Shortly before Bolivia officially announced the use of RMB for transactions, at the 62nd summit meeting of the Southern Common Market (Mercosur) held in Argentina in early July, Arce also called on countries in the region to reduce their dependence on the US dollar in economic and trade activities and actively Use an alternative to the U.S. dollar to enhance local currency settlement of bilateral trade.

In Latin America and the Caribbean, the use of the yuan is increasing, said Margaret Myers, director of the Asia and Latin America program at the Inter-American Dialogue, a U.S. think tank.

“Particularly countries that want closer ties with China, countries that see themselves as somewhat of a political ally, agreeing on the specific goal of reducing reliance on the dollar and the United States in general,” she said.

Benjamin Gedan (Benjamin Gedan), director of the Latin America program at the US think tank “Wilson Center” (Wilson Center), believes that Bolivia and other South American countries use yuan for international trade as a “sign of the times”.

He also admitted that Washington is now “very anxious” about the US dollar’s special status in Latin America and other regions being shaken.

Since the beginning of this year, the currency field has attracted many “big events”, and the wave of global “de-dollarization” is accelerating.

From the “backyard of the United States” Latin America to the “energy base” Africa, the Middle East, and then to Europe and the Asia-Pacific, more and more countries are planning or have implemented the “de-dollarization” plan to strengthen local currency settlement in cross-border trade and investment . At the same time, due to the stable exchange rate, the risk-aversion attribute of the RMB as an international currency has become increasingly prominent, and the process of RMB internationalization is also accelerating.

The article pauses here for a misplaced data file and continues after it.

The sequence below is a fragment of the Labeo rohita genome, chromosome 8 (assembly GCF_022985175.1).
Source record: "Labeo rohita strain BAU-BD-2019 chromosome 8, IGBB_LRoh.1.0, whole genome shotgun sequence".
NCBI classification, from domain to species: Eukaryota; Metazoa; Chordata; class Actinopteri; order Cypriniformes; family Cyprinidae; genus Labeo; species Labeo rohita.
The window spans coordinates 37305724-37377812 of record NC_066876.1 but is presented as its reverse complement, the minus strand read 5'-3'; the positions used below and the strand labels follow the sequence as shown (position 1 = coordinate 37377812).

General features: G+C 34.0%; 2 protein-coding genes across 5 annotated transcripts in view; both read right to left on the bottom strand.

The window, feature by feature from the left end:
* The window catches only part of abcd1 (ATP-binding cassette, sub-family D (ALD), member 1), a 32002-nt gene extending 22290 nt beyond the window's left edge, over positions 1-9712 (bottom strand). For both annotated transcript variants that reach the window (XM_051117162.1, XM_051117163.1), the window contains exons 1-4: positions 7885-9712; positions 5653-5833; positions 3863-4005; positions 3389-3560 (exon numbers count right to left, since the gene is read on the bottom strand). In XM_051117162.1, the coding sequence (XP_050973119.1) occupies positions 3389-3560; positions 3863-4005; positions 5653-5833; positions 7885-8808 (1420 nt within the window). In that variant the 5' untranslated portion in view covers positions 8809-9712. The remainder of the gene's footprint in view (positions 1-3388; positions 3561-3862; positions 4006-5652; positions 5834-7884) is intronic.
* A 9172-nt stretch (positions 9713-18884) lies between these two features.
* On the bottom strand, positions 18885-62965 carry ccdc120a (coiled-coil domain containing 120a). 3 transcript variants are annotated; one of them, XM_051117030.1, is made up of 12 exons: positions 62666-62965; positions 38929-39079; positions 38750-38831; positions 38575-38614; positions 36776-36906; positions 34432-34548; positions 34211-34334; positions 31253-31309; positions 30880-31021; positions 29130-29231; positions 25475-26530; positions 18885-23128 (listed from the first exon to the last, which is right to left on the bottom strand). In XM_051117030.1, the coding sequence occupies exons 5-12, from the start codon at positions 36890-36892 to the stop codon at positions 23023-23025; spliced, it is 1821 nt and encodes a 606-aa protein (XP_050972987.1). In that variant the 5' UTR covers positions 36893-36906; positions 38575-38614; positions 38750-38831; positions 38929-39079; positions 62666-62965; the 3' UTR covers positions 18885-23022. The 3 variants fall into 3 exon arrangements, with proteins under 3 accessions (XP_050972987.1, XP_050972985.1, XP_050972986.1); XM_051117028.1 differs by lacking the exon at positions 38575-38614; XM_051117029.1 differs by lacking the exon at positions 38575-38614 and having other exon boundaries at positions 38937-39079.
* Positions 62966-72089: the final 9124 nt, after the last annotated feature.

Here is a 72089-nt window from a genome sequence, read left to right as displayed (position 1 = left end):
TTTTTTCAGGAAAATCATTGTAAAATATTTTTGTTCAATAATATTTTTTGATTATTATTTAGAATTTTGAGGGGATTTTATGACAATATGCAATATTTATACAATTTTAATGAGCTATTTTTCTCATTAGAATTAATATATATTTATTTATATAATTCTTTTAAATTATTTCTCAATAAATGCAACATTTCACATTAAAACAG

According to data from May, more than 30 countries including Indonesia, Iran, Russia, and Germany are gradually switching to using RMB in trade settlement or investment, and the “puzzle” of RMB internationalization continues to unfold.

According to an earlier report by Bloomberg, in the first quarter of this year, under the bilateral local currency swap agreements signed with the People’s Bank of China, central banks around the world used RMB 109.085 billion in RMB balances, creating a new level of RMB-local currency swap lines for global monetary authorities. This record once again shows that the international status of the RMB is increasing day by day.

On July 25, the Nihon Keizai Shimbun quoted statistics from the State Administration of Foreign Exchange of China and reported that in the second quarter of 2023, RMB accounted for 49% of China’s bilateral settlements, surpassing the U.S. dollar for the first time. Among the major influencing factors are financial opening and the increase in Sino-Russian trade.

According to the report, although the proportion of RMB settlement in the world is less than 3%, “de-dollarization” has begun to make progress. The statistics this time do not include RMB settlement of trade and capital transactions between third countries that do not directly pass through China.